I'm not a journalist. I'm a storyteller.  I've written pieces about the loss of a beloved spring when the forest around it was clear cut to plant bananas. I've written about where the dried salt codfish we eat comes from and how its history is tied to slavery.  I write about the soil and water, about changes in our diets, about what elders told me of farming in the 1920s, about climate migrants who left for Hawai'i after hurricane San Ciriaco in 1899. I am writing about the old public car system that used ay less fuel, and created social tim and space for people riding into town together.

As a returnee after 52 years in the US, I am careful not to tell people what I think they should do. Instead I tell stories based on what community elders and other people have told me.  I won't start out talking about how deadly RoundUp herbicide is. I'll start with weed control in the early 20th century, and a story I heard about peanuts being used for ground cover in Guatemala, and talk about choice being taken away through the government giving or denying subsidies. (Money to support farmers.) My goal is to increase people's pride in what they already know, and help them notice their own significance and also their connections with the rest of the world.

I have found that the best way for me to work is very locally and globally, but not nationally.  My best offering is my ability to tell stories that both inform and help people feel.

Mary Heath, Adelaide, Australia

I think I started by going to the website, signing up for emails, even though there was no chapter in my city.  I received their call to organise a local event spelling out 350 and filled in the form to be the host. I letterboxed and spoke to neighbours inviting them.  I baked biscuits!  We had a very small gathering in the local park, took pictures and sent them in.  Next I went to an event in our central Mall, asking a bank to stop funding coal.  I invited some friends and between the 5 of us, we outnumbered the organisers. Then a friend asked me to join a reading group and we read a book that informed me, made me hopeful and scared me a lot. When we finished it, three of us decided to set up a climate action choir. I tried every new thought I had--we sang outside banks. We organised the local event for national days of action. We sang at rallies. I practiced giving a short, inspiring speech. I got better at following news on the climate crisis. Every rehearsal, I asked each person to write a postcard to a politician or CEO and provided key points. And I kept going from there.

How do I keep engaged?

*I keep acting on my best thinking.  Over time, I am better informed, better connected and have discharged more.
*I remember it is more important to keep taking action than to take exactly the right action. I learn by trying things out.
*When overwhelmed, I work on remembering that this is not a one-person-sized issue.  And that I am not alone in acting on it.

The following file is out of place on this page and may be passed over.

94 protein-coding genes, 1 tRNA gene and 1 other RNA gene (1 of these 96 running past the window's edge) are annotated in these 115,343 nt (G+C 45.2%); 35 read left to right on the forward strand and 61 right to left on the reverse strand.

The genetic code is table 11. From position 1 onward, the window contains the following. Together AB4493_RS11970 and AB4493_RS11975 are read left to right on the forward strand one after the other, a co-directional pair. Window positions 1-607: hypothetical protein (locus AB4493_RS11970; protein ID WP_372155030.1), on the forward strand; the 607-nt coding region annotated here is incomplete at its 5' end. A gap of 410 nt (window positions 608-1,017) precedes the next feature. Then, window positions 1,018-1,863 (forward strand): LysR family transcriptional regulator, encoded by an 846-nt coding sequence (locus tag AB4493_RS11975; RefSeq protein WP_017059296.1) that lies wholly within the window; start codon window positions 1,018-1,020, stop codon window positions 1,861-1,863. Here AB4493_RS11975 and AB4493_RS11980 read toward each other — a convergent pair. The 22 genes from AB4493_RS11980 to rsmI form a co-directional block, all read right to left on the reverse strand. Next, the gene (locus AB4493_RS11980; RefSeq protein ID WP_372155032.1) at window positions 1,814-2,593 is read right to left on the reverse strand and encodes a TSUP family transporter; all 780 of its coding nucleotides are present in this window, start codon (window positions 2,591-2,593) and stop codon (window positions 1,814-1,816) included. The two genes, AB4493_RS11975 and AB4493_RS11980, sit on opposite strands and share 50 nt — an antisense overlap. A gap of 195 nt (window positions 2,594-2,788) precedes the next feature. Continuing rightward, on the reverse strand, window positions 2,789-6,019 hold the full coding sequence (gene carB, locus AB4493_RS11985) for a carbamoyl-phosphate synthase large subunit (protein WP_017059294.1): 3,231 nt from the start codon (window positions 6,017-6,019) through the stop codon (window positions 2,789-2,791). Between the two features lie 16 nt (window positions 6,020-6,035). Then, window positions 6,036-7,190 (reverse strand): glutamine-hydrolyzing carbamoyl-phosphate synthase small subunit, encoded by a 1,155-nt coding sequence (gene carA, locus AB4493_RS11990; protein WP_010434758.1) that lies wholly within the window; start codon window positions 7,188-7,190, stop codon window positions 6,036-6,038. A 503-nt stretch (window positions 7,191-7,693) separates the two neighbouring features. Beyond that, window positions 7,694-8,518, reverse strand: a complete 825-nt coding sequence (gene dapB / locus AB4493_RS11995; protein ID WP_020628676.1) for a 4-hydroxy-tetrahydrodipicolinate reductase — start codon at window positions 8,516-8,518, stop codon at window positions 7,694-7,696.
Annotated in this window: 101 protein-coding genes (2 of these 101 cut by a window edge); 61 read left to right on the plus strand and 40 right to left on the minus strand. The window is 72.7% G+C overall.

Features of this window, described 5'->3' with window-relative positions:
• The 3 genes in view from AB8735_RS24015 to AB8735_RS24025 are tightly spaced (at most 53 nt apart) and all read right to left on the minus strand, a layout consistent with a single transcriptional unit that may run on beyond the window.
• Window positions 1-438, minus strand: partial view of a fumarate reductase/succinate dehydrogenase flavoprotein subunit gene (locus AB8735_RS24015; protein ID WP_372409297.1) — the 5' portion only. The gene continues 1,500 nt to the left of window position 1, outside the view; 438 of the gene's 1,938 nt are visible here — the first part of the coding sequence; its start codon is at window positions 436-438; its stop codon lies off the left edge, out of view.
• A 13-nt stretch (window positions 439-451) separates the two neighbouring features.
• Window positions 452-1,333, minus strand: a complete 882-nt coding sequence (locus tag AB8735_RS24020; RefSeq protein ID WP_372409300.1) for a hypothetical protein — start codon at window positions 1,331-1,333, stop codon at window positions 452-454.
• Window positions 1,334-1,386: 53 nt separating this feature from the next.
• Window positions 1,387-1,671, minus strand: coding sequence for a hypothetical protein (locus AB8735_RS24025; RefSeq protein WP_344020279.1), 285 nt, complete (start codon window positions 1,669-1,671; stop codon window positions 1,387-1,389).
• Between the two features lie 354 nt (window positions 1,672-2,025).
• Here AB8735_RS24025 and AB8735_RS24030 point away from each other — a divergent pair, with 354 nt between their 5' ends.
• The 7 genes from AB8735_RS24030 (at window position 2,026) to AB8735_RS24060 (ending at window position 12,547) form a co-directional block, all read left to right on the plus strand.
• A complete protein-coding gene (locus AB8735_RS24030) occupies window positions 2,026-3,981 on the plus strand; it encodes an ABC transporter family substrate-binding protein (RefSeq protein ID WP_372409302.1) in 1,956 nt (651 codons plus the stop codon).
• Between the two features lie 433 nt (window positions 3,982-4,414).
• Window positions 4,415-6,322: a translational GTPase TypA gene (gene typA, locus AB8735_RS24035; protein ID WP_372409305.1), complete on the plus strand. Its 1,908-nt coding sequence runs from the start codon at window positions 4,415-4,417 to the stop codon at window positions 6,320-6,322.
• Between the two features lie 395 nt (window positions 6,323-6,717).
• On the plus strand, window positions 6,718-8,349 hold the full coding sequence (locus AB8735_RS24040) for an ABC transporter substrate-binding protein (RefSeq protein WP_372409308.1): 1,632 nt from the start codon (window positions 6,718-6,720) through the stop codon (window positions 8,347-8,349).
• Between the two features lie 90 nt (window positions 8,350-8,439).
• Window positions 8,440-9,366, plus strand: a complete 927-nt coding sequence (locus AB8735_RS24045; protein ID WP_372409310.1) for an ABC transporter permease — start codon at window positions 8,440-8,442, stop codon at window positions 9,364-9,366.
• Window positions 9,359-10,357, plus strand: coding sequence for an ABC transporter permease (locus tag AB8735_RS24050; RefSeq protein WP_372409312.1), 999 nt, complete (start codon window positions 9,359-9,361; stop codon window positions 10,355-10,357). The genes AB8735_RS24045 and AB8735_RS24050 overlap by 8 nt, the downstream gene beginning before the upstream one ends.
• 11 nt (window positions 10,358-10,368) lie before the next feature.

*I try to take the direction that my whole life has prepared me for taking part in responding to this crisis. And that means...?
* What I do, doesn’t have to be big or spectacular.  Being friendly and warm, being persistent, having the occasional well communicated thought--these things are all valuable and so is just showing up and helping with practical work.
*It can never make sense to give up. We know every effort no matter how small or large, is needed.

Gene Galazan, Arizona, USA

For a number of years I resisted including COE as one of the key areas I prioritized.  Was this an important issue for me as a Jew?  I have decided absolutely! Since making this decision, I have led a COE support group for a number of years.  The support group has had a listening project at the downtown library in Phoenix, AZ where people stopped and shared their thouughts about the environment.

I am currently organizing a Dayenu Circle in my temple, a group of people wanting to explore how they can have a positive impact on our environment.  I also take part in a monthly support group on COE led by Russ Vernon- Jones.

Finally, I am part of an interfaith climate action group locally.  We are supporting indigenous leadership in AZ on environmental issues. 

Marshall Ifeanyi, Nigeria

Thinking's about how I started: it goes back as far as my earliest days in RC.

Already I had been exposed to environmental issues through the activities of some NGOs while attending workshops in Nigeria. The workshops focused mostly on fighting environmental degradation in the oil-rich Niger Delta. I'd also listened to radio jingles about care of the environment by the Federal Ministry of Environment and the National Orientation Agency.

So I'd be the first to correct people who do things that negatively affect the environment. Things like throwing dirts out of the windows of moving vehicles,  blocking drainages, defecating in open spaces, dumping of wastes in our waters, use of nylons (polyethylene) to wrap foods, energy wastage: not turning off the light bulbs, water wastage: not turning off the tap, and so on.

RC enhanced my interest on the subject and got me closer to understanding the issues and how to talk about it. I quickly embraced the ideals and became a self-appointed ambassador of Sustaining All Lives - SAL. I would follow the page on all social media platforms and do write-ups and on my own, share posts that teach about CoE.